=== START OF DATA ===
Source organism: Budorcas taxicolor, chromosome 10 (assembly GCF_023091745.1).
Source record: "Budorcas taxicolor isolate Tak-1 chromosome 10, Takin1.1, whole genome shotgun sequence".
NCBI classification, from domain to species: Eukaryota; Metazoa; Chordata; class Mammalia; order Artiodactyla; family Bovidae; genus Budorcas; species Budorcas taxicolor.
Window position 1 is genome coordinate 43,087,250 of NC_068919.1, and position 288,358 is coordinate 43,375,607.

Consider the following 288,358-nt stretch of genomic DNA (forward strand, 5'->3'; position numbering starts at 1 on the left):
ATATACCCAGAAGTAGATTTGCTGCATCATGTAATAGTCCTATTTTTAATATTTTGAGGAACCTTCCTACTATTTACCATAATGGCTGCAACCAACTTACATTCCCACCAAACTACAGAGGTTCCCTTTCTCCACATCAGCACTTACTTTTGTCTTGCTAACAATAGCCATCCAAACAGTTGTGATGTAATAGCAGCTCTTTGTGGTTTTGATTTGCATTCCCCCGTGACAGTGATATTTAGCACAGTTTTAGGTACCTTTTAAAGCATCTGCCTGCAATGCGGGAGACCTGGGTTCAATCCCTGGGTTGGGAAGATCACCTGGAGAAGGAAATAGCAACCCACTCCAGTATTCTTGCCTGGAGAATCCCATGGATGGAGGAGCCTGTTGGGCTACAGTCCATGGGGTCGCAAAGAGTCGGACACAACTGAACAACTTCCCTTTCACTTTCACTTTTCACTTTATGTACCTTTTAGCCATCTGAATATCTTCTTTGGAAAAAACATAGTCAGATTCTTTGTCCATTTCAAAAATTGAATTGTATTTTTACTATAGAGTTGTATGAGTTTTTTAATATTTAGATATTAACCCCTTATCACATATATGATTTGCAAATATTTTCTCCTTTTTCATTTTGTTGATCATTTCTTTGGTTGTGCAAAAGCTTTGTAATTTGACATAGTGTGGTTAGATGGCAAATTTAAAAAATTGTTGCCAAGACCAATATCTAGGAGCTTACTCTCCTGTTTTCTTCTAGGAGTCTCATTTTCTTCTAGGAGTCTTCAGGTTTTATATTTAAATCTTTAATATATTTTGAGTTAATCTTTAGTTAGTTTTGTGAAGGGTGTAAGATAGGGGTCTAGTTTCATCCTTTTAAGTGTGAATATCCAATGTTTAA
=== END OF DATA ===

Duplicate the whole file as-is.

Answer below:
Source organism: Budorcas taxicolor, chromosome 10 (assembly GCF_023091745.1).
Source record: "Budorcas taxicolor isolate Tak-1 chromosome 10, Takin1.1, whole genome shotgun sequence".
NCBI classification, from domain to species: Eukaryota; Metazoa; Chordata; class Mammalia; order Artiodactyla; family Bovidae; genus Budorcas; species Budorcas taxicolor.
Window position 1 is genome coordinate 43,087,250 of NC_068919.1, and position 288,358 is coordinate 43,375,607.

Consider the following 288,358-nt stretch of genomic DNA (forward strand, 5'->3'; position numbering starts at 1 on the left):
ATATACCCAGAAGTAGATTTGCTGCATCATGTAATAGTCCTATTTTTAATATTTTGAGGAACCTTCCTACTATTTACCATAATGGCTGCAACCAACTTACATTCCCACCAAACTACAGAGGTTCCCTTTCTCCACATCAGCACTTACTTTTGTCTTGCTAACAATAGCCATCCAAACAGTTGTGATGTAATAGCAGCTCTTTGTGGTTTTGATTTGCATTCCCCCGTGACAGTGATATTTAGCACAGTTTTAGGTACCTTTTAAAGCATCTGCCTGCAATGCGGGAGACCTGGGTTCAATCCCTGGGTTGGGAAGATCACCTGGAGAAGGAAATAGCAACCCACTCCAGTATTCTTGCCTGGAGAATCCCATGGATGGAGGAGCCTGTTGGGCTACAGTCCATGGGGTCGCAAAGAGTCGGACACAACTGAACAACTTCCCTTTCACTTTCACTTTTCACTTTATGTACCTTTTAGCCATCTGAATATCTTCTTTGGAAAAAACATAGTCAGATTCTTTGTCCATTTCAAAAATTGAATTGTATTTTTACTATAGAGTTGTATGAGTTTTTTAATATTTAGATATTAACCCCTTATCACATATATGATTTGCAAATATTTTCTCCTTTTTCATTTTGTTGATCATTTCTTTGGTTGTGCAAAAGCTTTGTAATTTGACATAGTGTGGTTAGATGGCAAATTTAAAAAATTGTTGCCAAGACCAATATCTAGGAGCTTACTCTCCTGTTTTCTTCTAGGAGTCTCATTTTCTTCTAGGAGTCTTCAGGTTTTATATTTAAATCTTTAATATATTTTGAGTTAATCTTTAGTTAGTTTTGTGAAGGGTGTAAGATAGGGGTCTAGTTTCATCCTTTTAAGTGTGAATATCCAATGTTTAA